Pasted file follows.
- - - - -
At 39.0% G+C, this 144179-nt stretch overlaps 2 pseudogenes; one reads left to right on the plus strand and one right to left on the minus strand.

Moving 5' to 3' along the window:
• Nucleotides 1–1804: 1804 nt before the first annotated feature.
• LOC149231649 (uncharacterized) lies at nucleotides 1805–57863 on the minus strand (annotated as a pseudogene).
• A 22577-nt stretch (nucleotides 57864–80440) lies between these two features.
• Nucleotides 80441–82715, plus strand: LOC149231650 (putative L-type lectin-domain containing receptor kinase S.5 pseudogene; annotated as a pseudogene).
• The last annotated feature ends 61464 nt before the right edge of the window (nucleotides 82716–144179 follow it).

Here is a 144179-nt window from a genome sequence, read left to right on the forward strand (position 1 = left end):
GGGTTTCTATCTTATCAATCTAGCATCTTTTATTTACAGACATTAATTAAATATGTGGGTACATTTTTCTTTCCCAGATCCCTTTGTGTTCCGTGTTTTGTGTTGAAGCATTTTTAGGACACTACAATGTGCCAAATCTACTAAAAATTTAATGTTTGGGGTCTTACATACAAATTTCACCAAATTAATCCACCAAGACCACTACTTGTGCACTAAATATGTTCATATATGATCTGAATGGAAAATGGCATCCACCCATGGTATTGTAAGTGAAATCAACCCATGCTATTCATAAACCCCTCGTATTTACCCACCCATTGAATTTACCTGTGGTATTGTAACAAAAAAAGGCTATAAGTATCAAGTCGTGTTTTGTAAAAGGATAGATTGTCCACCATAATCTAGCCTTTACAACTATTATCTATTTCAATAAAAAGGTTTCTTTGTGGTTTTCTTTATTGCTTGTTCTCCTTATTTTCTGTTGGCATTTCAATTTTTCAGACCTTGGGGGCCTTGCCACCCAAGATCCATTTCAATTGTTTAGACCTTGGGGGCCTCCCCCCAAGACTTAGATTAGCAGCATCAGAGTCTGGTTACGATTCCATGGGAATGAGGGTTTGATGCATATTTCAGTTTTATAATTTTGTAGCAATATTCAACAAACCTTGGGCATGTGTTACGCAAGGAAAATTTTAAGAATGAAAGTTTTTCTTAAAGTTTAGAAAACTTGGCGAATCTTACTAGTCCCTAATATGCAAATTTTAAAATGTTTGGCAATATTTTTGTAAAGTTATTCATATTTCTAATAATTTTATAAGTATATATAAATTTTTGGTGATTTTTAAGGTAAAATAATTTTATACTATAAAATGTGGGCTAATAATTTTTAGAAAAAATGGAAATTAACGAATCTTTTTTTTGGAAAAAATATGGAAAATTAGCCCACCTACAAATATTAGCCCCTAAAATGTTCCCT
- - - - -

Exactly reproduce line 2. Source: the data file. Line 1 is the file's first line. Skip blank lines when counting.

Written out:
Moving 5' to 3' along the window: